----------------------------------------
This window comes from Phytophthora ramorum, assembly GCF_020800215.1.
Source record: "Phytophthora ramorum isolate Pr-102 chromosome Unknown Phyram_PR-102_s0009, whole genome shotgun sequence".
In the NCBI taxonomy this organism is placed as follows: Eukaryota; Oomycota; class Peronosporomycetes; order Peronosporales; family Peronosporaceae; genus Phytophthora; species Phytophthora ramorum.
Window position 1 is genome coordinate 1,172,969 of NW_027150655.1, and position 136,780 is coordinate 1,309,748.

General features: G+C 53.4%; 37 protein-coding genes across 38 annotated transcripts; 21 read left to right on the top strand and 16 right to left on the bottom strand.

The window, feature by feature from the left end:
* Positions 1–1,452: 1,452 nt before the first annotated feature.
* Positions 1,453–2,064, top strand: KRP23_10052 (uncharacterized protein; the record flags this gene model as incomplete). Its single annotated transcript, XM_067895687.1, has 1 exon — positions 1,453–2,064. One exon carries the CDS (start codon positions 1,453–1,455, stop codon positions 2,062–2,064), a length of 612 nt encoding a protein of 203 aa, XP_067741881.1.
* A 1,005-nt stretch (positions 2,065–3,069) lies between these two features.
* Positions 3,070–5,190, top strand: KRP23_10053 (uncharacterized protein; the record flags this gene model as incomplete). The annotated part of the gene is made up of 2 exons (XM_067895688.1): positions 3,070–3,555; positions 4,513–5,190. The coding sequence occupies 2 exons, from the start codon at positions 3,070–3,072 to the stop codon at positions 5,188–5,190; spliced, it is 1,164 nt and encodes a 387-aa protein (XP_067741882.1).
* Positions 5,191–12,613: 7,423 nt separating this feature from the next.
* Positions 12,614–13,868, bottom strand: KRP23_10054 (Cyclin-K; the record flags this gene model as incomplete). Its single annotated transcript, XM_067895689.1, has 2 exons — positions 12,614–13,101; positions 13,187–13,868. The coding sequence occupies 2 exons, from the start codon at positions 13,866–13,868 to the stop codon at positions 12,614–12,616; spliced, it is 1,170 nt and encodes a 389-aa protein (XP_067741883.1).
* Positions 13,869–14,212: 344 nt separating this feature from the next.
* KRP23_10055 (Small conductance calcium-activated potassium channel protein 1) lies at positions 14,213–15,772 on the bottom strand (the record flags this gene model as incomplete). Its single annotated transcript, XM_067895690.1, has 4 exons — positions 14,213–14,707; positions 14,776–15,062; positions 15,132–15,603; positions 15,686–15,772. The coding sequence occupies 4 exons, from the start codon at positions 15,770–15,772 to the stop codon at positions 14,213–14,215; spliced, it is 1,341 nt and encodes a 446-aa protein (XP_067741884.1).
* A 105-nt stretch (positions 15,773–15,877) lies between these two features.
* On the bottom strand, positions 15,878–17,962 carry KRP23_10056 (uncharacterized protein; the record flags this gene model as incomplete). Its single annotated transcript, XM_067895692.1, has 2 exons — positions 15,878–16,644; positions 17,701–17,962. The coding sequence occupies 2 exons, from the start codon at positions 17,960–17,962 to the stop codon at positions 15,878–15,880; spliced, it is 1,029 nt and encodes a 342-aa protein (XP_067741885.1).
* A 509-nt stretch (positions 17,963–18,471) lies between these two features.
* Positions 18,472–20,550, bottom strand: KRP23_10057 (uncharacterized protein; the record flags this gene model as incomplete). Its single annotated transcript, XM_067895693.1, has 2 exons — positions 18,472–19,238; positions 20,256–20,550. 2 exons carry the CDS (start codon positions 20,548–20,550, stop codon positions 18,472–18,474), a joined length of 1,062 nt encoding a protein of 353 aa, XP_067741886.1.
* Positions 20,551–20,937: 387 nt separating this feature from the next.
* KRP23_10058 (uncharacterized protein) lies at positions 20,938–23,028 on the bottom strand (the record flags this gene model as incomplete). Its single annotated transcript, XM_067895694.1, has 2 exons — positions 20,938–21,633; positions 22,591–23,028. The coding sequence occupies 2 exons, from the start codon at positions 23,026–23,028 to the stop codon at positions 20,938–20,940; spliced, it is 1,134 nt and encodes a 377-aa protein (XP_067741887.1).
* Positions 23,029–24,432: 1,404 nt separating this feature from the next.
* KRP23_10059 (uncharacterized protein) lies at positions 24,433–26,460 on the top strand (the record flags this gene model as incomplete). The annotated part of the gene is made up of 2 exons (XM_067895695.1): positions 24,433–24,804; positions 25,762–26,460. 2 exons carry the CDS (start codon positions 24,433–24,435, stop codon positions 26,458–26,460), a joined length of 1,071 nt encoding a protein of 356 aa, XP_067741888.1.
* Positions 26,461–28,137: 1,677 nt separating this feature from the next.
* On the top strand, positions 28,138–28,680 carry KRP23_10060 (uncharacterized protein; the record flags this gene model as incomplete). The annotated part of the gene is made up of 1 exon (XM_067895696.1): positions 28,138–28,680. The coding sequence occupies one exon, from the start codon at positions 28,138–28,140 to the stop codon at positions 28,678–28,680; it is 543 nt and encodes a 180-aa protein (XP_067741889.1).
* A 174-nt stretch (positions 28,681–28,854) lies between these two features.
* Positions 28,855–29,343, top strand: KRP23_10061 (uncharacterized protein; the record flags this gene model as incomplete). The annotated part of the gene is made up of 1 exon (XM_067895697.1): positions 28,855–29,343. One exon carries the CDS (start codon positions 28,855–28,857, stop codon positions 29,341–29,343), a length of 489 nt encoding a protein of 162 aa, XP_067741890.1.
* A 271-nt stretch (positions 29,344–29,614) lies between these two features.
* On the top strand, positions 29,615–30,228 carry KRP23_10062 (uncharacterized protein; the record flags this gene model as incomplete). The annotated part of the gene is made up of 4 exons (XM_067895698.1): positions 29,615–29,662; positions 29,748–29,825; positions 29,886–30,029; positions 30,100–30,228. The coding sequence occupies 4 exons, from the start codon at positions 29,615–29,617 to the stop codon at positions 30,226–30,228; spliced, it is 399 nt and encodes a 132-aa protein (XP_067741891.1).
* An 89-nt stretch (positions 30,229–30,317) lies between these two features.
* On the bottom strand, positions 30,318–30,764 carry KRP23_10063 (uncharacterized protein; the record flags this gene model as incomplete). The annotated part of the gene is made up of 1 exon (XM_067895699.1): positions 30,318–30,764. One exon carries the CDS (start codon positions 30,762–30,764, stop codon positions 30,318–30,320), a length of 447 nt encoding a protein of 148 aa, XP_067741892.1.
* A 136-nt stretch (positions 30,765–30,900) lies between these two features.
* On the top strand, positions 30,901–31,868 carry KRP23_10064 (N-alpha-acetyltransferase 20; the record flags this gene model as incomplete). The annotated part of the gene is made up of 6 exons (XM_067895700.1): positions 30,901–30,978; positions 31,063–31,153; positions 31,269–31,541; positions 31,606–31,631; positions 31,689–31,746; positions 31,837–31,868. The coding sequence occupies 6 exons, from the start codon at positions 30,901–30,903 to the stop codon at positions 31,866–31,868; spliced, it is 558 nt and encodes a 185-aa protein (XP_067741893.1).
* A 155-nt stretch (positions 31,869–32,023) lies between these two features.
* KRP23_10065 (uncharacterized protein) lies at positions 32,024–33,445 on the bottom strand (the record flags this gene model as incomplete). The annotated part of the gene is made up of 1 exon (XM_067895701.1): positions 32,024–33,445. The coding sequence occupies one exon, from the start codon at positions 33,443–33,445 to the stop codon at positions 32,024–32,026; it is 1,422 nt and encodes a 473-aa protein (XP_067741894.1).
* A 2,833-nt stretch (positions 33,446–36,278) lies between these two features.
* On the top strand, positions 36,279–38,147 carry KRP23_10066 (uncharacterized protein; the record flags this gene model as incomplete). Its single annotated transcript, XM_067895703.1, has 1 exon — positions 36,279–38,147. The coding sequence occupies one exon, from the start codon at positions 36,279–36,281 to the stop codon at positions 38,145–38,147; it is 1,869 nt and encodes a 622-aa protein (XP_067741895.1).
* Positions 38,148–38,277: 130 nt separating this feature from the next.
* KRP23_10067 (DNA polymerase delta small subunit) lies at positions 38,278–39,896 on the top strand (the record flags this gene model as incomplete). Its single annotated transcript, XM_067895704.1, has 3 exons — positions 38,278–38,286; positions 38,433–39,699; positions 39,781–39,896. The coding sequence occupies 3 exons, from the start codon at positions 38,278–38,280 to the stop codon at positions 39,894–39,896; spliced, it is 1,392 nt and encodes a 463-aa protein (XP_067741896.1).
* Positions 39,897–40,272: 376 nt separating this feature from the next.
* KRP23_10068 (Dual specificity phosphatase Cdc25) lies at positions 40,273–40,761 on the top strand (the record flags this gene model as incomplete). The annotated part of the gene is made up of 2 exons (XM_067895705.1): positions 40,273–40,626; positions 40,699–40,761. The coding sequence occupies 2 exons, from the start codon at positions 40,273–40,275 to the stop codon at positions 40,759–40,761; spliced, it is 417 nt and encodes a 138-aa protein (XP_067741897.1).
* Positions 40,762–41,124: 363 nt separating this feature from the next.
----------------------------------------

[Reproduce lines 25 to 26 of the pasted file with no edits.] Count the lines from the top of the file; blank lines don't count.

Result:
* A 174-nt stretch (positions 28,681–28,854) lies between these two features.
* Positions 28,855–29,343, top strand: KRP23_10061 (uncharacterized protein; the record flags this gene model as incomplete). The annotated part of the gene is made up of 1 exon (XM_067895697.1): positions 28,855–29,343. One exon carries the CDS (start codon positions 28,855–28,857, stop codon positions 29,341–29,343), a length of 489 nt encoding a protein of 162 aa, XP_067741890.1.